TRANSFORM: Advance cross-sector learning, practice, and engagement on intersections of gender and racial justice.
INSPIRE: Inspire transformational philanthropic investment through a comprehensive campaign for systems change,
gender and racial justice and sustained impact for future generations.
GROW: Grow WFMNs capacity for anti-racist philanthropic practices and sustain a culture of wellness and learning.

A state of gender and racial equity requires a deep awakening of how our personal behavior either reinforces or changes the structural systemic inequities that women, people of color, American Indians, LGBTQ+, people with disabilities, and Greater Minnesota communities face each day. We need not only intervention and prevention, but cultural transformation.

A transformation from a culture where a wage gap and job segregation by gender and race exists, to one of equal opportunity, wages, and wealth; a culture where women and girls experience harassment and violence as a norm, to one where every girl and women experiences the world as a place of safety; and from a culture where women and girls are denied equality in leadership, to one where women lead equally in families, communities, corporations, and government.

We believe in the fierce urgency of now to achieve equity in Minnesota and in the U.S.

Our work begins with and is grounded in research, and we engage communities for input and wisdom. We hold listening sessions and focus groups across the state to hear directly from communities about the challenges they face and the ideas and work they have to solve problems. We honor our value of inclusion by ensuring all voices are represented.

We link quantitative, qualitative, and public polling research to grantmaking, public policy, and strategic communications to shift attitudes and behaviors, and institutions and policies that serve as barriers to gender and racial equity.

We know that no one sector can solve pressing community issues alone. We bring credibility, statewide reach, and a proven track-record to gather key stakeholders and craft coordinated responses to pressing community needs. The statewide movement to end sex trafficking in Minnesota is a tremendous example of WFMN's ability to catalyze the power of a collective-impact/cross-sector approach.

We create solutions with marginalized communities. WFMN invests in individuals, organizations, and the movement to achieve gender and racial equity. We test new ideas, and reflect and shift as strategies are implemented. With Minnesota's future success on the line, innovative, community-specific responses are required.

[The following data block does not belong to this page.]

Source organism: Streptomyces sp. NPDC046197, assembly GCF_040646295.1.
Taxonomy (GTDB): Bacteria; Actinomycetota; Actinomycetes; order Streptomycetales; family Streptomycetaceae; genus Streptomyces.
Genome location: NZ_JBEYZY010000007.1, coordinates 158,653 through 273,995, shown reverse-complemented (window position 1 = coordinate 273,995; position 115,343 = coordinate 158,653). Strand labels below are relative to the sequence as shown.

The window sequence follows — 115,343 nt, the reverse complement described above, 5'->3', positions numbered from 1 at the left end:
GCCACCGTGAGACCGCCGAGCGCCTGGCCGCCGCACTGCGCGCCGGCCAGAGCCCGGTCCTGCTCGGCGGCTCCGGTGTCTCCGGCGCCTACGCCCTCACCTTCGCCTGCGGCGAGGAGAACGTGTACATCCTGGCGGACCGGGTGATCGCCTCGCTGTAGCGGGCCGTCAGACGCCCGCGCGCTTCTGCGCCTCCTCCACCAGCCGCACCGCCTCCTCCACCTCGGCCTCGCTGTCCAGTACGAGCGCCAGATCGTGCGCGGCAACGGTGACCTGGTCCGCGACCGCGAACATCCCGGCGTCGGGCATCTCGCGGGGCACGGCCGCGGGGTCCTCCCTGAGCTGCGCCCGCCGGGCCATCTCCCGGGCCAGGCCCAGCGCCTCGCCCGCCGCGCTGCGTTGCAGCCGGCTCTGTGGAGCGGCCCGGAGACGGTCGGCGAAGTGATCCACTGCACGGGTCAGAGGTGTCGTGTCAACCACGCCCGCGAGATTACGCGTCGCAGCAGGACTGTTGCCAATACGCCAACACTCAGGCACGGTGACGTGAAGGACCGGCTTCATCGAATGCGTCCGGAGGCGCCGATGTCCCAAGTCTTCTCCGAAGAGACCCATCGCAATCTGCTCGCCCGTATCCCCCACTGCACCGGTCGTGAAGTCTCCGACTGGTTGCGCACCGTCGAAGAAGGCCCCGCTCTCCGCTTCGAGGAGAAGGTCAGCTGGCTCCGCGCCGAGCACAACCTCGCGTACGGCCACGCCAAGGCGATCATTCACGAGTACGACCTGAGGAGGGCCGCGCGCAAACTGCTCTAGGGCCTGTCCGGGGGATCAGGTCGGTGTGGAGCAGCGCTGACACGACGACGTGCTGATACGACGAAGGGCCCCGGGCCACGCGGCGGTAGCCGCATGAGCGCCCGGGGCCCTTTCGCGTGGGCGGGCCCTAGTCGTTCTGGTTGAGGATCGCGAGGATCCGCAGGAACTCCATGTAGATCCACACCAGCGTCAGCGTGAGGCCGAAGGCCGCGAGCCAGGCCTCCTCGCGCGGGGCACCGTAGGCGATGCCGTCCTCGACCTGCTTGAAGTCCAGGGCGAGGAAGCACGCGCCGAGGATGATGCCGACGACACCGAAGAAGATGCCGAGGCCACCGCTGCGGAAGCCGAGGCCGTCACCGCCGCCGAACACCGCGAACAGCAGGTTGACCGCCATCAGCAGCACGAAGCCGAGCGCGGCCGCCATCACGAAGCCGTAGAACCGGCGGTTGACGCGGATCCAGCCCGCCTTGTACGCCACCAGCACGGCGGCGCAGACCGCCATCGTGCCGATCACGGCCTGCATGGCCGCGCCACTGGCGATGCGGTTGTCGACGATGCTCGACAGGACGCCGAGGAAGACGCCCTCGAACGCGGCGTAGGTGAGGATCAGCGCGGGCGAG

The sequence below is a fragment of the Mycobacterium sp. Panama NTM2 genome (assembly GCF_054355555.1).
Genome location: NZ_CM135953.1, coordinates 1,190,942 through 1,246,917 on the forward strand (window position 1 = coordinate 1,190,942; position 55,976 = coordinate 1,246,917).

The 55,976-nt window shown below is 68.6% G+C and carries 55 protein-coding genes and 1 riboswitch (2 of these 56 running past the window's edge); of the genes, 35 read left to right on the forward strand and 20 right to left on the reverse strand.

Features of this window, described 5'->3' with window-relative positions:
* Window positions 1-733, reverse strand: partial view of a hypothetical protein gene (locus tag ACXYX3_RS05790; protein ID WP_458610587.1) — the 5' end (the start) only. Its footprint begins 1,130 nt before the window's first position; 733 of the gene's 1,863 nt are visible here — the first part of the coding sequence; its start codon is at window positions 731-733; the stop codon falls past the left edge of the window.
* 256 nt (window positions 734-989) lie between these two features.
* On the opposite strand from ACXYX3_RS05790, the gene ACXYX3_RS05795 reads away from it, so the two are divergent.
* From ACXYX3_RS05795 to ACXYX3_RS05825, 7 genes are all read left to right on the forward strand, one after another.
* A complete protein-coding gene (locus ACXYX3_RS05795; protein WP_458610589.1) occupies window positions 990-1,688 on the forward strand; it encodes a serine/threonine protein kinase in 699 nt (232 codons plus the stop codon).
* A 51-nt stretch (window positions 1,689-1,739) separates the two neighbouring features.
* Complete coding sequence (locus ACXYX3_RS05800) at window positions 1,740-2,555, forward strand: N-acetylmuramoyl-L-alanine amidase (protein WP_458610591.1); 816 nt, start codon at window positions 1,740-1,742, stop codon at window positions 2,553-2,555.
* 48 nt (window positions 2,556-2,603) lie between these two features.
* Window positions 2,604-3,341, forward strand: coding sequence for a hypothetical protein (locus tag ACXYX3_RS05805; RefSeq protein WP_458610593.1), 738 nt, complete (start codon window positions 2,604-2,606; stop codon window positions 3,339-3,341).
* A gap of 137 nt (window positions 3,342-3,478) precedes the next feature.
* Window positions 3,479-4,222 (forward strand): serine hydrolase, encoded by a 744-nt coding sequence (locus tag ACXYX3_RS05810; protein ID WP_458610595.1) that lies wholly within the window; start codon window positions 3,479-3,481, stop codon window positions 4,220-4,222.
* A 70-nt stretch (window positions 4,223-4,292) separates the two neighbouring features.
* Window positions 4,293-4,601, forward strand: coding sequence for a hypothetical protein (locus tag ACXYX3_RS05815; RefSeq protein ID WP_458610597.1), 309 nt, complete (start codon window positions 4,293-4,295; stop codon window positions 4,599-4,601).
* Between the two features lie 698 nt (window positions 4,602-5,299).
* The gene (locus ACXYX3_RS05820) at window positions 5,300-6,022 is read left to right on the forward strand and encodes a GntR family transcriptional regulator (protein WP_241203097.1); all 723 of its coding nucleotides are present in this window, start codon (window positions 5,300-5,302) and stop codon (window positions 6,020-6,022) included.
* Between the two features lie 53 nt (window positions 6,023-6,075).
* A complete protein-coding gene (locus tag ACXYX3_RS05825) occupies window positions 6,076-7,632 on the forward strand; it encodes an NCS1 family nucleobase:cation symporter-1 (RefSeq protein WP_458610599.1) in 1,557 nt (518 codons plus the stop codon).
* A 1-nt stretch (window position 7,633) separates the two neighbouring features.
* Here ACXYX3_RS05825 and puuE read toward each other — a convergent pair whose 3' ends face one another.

We also inform and inspire the field through a rigorous application of our Intersectional Lens Framework™, which overlays gender, race, place, class, age, ability, LGBTQ+ identity, and immigration status to the problems we identify and the solutions we create. We share our Framework in the field to ensure intersectionality and equity in outcomes.

We believe that the well-being of Minnesota's residents and economy is tied directly to the well-being of women and girls. Through our targeted statewide investments, qualitative and quantitative research, and intersectional approach, we aim to transform how corporations, philanthropy, and government works with and resources community.

The Women's Foundation of Minnesota has the credibility, reputation, and track record of success to build effective cross-sector partnerships and galvanize resources to drive gender equity. As a community foundation with statewide reach, we are uniquely positioned to make targeted, strategic investments in regions and communities across Minnesota that are key to building pathways to economic security for the women and girls in our state who need it most.

The Foundation has embedded long-term funding strategies in key areas which ensure the sustainability of our mission: organizational endowment, individual donors, and support from foundations and corporations.

The Foundation engages in collaborative funding and partnerships within Minnesota's foundation community dedicated to social change grantmaking. Our work has been highlighted multiple times with Minnesota Council on Foundations' programs. We are a member of several funder collaboratives, including the Start Early Funders Coalition for Children and Minnesota's Future, MinneMinds, Northside Funders Group, Somali Funders Coalition, and the Workforce Development Funders Collaborative, offering a gendered perspective at those tables.

The Foundation's girlsBEST Fund has informed and influenced our national leadership in Prosperity Together, a coalition of 29 women's foundations investing in women and girls' economic opportunity. On November 13, 2015, the Women's Foundation of Minnesota, with Prosperity Together, announced a funding commitment of $100 million over the next five years by women's foundations to promote greater economic security among low-income girls, women, and their families. The announcement was made in Washington, D.C. at the White House's Advancing Equity for Women and Girls of Color Summit. As of November 2016, Prosperity Together met and exceeded their Year One goals. To meet the goal of $100 million over five years, the expected giving amount for Year One was $20 million; the actual number was $29,170,427, which exceeded expectations by 46 percent.